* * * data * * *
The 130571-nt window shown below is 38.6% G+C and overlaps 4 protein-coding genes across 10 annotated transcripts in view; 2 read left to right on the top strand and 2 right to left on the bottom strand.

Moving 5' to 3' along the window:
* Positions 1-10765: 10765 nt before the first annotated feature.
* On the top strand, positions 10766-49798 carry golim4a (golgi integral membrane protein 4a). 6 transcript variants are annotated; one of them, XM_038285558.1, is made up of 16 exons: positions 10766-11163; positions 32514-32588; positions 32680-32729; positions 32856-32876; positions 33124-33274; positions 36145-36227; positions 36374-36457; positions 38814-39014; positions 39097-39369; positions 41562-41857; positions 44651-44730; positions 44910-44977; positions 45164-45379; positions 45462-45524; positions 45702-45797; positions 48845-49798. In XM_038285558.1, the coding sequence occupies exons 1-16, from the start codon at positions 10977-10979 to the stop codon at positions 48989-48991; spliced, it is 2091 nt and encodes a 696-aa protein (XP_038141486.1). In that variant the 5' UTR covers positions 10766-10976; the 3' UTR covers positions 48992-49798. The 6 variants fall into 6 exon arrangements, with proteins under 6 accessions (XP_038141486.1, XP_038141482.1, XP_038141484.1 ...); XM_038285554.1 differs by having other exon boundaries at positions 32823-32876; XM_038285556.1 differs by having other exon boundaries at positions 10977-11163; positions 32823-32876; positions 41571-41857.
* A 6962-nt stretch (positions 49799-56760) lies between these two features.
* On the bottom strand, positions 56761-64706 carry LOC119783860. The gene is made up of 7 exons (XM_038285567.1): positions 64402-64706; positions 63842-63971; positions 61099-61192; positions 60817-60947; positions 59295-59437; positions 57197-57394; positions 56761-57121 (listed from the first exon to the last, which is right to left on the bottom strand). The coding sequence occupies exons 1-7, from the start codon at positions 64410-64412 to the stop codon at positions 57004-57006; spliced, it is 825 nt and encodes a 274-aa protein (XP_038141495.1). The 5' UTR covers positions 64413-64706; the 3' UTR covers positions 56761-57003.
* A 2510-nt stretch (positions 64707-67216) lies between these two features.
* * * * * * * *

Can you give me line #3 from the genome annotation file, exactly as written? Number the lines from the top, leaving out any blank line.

* Positions 1-10765: 10765 nt before the first annotated feature.